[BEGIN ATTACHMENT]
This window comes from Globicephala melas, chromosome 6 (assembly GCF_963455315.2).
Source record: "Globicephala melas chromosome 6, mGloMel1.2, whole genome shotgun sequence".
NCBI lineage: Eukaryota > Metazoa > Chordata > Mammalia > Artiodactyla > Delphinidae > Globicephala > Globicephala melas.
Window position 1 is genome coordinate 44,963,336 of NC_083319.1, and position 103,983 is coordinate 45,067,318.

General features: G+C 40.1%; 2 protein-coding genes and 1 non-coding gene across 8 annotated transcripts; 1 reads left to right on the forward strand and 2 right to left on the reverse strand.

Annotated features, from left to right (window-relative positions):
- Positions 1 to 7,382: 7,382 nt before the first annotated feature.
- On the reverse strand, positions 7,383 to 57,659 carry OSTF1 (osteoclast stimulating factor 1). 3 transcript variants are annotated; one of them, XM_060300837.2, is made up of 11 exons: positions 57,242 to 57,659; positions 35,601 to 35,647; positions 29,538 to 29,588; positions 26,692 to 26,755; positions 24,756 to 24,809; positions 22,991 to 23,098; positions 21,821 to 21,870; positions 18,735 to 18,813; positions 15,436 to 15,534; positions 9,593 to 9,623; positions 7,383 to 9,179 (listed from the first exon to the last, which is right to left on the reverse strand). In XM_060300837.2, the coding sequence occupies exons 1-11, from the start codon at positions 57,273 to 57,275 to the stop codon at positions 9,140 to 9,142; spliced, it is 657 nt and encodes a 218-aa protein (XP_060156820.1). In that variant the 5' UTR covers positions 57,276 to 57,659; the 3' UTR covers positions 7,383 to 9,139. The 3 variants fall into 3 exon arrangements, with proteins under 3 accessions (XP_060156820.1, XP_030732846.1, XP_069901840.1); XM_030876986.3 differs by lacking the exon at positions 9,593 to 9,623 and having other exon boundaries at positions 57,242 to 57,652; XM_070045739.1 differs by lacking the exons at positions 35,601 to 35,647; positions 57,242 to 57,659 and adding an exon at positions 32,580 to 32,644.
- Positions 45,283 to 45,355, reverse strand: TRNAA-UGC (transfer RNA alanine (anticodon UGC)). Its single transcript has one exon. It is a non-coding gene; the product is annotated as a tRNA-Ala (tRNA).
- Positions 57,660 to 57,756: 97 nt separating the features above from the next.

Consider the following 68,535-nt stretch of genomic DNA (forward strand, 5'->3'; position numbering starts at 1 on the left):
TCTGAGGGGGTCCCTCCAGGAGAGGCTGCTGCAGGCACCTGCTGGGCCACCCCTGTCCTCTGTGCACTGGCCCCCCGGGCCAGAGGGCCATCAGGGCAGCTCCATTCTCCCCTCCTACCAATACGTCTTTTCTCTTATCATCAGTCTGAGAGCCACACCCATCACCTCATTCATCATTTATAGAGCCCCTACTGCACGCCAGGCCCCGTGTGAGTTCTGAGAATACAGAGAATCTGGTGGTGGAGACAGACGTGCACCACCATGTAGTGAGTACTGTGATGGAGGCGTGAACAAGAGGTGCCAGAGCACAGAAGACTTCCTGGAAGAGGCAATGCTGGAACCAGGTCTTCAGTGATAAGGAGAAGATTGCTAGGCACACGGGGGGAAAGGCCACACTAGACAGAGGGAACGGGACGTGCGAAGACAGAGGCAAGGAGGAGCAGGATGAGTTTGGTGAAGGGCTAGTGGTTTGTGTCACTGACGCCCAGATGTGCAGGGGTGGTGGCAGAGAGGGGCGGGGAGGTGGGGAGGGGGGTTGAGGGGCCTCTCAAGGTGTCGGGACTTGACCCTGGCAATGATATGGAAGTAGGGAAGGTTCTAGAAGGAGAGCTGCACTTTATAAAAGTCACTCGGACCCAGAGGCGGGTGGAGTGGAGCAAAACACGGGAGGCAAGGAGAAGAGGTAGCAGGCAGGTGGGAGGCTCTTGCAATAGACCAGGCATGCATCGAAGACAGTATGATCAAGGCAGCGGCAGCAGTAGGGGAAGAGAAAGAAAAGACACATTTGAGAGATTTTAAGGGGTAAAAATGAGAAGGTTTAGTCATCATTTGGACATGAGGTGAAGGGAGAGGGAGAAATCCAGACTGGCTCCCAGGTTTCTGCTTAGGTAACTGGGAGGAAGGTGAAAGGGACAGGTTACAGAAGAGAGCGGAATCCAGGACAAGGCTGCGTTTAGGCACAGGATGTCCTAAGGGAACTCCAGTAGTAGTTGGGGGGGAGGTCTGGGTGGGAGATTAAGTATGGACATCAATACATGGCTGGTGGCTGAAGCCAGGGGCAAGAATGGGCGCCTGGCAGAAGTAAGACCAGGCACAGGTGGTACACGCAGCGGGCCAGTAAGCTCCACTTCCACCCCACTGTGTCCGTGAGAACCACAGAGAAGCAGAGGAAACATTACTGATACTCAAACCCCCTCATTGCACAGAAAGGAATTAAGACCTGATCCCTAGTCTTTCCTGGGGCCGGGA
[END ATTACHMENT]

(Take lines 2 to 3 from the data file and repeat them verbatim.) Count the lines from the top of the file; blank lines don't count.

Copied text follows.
Source record: "Globicephala melas chromosome 6, mGloMel1.2, whole genome shotgun sequence".
NCBI lineage: Eukaryota > Metazoa > Chordata > Mammalia > Artiodactyla > Delphinidae > Globicephala > Globicephala melas.